September 2013

Looking for PET/MR’s Role
By David Yeager
Radiology Today
Vol. 14 No. 9 P. 20

Primarily a research tool at the moment, radiologists are investigating where this imaging tool will find clinical utility.

Researchers and clinicians are investigating many uses for the pairing of PET’s whole-body functional imaging with MR’s local anatomic detail and morphological information. It’s not clear how the combination ultimately will fit into clinical practice, but PET/MR trends are beginning to form. Researchers are exploring potential uses from oncology to neurology and cardiology, but more data are needed to establish and validate PET/MR’s clinical role.

In June 2011, the FDA approved Siemens’ Biograph mMR PET/MR system, and in November of that year, Philips’ Ingenuity TF PET/MR also was approved. GE Healthcare’s Trimodality system utilizes previously approved technology: the Discovery PET/CT, Discovery 1.5 T MR450w, or 3.0T MR750w MRI systems. These varying approaches present different advantages and challenges to PET/MR researchers.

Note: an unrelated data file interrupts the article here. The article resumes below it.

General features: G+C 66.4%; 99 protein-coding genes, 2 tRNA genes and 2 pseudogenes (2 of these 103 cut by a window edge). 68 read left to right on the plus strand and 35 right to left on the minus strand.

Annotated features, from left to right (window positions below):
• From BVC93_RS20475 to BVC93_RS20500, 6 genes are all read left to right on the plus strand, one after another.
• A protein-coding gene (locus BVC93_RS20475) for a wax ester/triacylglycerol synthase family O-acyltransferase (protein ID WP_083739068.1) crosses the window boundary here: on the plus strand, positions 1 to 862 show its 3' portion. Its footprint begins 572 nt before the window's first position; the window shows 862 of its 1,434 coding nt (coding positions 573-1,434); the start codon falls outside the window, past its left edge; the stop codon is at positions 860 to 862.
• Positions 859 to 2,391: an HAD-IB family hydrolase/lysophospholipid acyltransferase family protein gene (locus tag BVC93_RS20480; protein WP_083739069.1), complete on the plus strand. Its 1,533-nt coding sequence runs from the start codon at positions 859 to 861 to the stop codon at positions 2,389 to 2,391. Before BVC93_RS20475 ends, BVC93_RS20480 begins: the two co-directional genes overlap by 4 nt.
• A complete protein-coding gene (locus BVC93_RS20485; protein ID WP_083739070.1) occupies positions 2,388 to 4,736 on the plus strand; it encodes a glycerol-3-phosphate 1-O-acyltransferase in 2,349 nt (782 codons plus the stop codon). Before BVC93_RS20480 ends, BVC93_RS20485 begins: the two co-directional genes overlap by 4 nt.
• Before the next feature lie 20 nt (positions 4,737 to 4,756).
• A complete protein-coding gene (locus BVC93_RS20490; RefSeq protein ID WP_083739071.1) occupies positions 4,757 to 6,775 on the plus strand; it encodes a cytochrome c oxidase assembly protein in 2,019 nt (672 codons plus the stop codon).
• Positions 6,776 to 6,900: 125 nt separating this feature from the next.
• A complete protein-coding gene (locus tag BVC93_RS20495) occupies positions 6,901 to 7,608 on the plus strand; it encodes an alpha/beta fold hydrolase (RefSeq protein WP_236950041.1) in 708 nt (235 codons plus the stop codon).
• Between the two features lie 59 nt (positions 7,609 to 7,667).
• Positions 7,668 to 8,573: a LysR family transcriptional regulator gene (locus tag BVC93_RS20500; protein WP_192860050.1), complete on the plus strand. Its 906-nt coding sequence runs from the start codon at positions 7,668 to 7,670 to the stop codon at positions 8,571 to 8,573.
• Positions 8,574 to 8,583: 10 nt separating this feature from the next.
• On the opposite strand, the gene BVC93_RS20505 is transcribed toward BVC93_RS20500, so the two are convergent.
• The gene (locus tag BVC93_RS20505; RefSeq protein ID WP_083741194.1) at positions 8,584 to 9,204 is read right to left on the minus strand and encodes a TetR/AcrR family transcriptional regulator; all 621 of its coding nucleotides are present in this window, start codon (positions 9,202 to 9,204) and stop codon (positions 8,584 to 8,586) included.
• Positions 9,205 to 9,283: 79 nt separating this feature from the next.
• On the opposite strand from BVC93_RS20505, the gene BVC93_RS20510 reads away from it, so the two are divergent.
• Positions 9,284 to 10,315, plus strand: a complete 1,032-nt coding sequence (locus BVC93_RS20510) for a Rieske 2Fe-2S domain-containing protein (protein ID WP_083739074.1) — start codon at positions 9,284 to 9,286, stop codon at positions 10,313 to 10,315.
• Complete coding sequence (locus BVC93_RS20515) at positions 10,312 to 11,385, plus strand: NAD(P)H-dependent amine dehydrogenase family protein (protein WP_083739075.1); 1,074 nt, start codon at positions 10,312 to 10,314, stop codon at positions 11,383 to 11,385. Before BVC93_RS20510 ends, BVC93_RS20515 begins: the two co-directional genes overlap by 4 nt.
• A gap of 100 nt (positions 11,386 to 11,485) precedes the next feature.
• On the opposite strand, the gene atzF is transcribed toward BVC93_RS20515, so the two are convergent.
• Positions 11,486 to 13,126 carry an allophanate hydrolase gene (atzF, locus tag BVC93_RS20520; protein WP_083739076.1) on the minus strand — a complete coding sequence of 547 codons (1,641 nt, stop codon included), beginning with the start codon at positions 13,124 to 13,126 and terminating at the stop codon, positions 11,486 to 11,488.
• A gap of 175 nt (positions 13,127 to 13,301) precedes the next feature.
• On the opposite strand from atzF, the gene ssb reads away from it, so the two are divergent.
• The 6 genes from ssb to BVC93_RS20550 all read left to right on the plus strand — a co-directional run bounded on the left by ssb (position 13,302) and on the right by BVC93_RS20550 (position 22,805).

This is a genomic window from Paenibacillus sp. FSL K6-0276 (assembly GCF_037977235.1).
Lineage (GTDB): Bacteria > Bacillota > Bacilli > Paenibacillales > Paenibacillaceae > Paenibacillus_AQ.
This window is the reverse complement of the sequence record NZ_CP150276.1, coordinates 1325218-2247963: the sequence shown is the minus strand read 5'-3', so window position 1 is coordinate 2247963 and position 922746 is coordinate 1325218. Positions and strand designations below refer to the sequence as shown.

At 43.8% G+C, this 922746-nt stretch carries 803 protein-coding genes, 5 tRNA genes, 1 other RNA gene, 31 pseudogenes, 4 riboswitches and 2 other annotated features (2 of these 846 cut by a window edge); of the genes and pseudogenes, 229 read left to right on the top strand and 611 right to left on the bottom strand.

More Than One Way to…
Although it’s not an integrated system, GE’s Trimodality costs less because it uses scanner technology that many facilities already have in place. Some consider it a stepping-stone to an integrated system.

Patients typically are given an FDG injection 10 to 15 minutes before going into the MR scanner, according to Gustav K. von Schulthess, MD, PhD, MD hon, the chairman of the department of medical radiology, professor and director of nuclear medicine at UniversityHospital Zurich in Switzerland who uses the Trimodality system. This allows the FDG, which requires about 60 minutes of uptake time, to be taken up during the MR exam, which lasts about 40 to 50 minutes. Therefore, the patient can be immediately moved to the PET/CT machine following the MR exam.